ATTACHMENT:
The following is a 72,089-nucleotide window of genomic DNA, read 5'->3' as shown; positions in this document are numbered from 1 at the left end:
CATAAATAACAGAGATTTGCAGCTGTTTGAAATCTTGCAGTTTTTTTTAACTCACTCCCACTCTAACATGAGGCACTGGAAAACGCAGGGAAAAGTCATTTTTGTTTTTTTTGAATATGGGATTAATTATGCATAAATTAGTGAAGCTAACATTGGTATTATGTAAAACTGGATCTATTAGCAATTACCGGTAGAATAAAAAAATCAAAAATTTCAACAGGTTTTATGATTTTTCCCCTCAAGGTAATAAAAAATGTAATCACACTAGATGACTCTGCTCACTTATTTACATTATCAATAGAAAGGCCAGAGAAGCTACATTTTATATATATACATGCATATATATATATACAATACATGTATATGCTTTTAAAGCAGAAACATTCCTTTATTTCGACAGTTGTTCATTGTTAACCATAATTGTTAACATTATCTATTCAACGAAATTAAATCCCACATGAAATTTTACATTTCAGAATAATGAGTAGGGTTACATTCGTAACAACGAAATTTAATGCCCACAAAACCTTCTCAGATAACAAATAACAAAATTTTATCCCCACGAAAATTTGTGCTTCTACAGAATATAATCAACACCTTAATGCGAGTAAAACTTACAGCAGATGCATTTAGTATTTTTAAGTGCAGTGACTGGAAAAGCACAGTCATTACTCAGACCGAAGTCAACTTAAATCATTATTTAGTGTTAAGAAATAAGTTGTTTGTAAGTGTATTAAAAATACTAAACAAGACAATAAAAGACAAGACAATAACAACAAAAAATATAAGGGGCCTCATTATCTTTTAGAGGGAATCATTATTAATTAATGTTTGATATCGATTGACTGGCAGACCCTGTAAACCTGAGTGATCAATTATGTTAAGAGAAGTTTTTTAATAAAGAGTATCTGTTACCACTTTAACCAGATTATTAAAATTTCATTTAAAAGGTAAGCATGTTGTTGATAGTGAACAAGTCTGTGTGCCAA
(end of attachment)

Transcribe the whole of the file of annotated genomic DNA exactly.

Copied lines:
The following is a 72,089-nucleotide window of genomic DNA, read 5'->3' as shown; positions in this document are numbered from 1 at the left end:
CATAAATAACAGAGATTTGCAGCTGTTTGAAATCTTGCAGTTTTTTTTAACTCACTCCCACTCTAACATGAGGCACTGGAAAACGCAGGGAAAAGTCATTTTTGTTTTTTTTGAATATGGGATTAATTATGCATAAATTAGTGAAGCTAACATTGGTATTATGTAAAACTGGATCTATTAGCAATTACCGGTAGAATAAAAAAATCAAAAATTTCAACAGGTTTTATGATTTTTCCCCTCAAGGTAATAAAAAATGTAATCACACTAGATGACTCTGCTCACTTATTTACATTATCAATAGAAAGGCCAGAGAAGCTACATTTTATATATATACATGCATATATATATATACAATACATGTATATGCTTTTAAAGCAGAAACATTCCTTTATTTCGACAGTTGTTCATTGTTAACCATAATTGTTAACATTATCTATTCAACGAAATTAAATCCCACATGAAATTTTACATTTCAGAATAATGAGTAGGGTTACATTCGTAACAACGAAATTTAATGCCCACAAAACCTTCTCAGATAACAAATAACAAAATTTTATCCCCACGAAAATTTGTGCTTCTACAGAATATAATCAACACCTTAATGCGAGTAAAACTTACAGCAGATGCATTTAGTATTTTTAAGTGCAGTGACTGGAAAAGCACAGTCATTACTCAGACCGAAGTCAACTTAAATCATTATTTAGTGTTAAGAAATAAGTTGTTTGTAAGTGTATTAAAAATACTAAACAAGACAATAAAAGACAAGACAATAACAACAAAAAATATAAGGGGCCTCATTATCTTTTAGAGGGAATCATTATTAATTAATGTTTGATATCGATTGACTGGCAGACCCTGTAAACCTGAGTGATCAATTATGTTAAGAGAAGTTTTTTAATAAAGAGTATCTGTTACCACTTTAACCAGATTATTAAAATTTCATTTAAAAGGTAAGCATGTTGTTGATAGTGAACAAGTCTGTGTGCCAA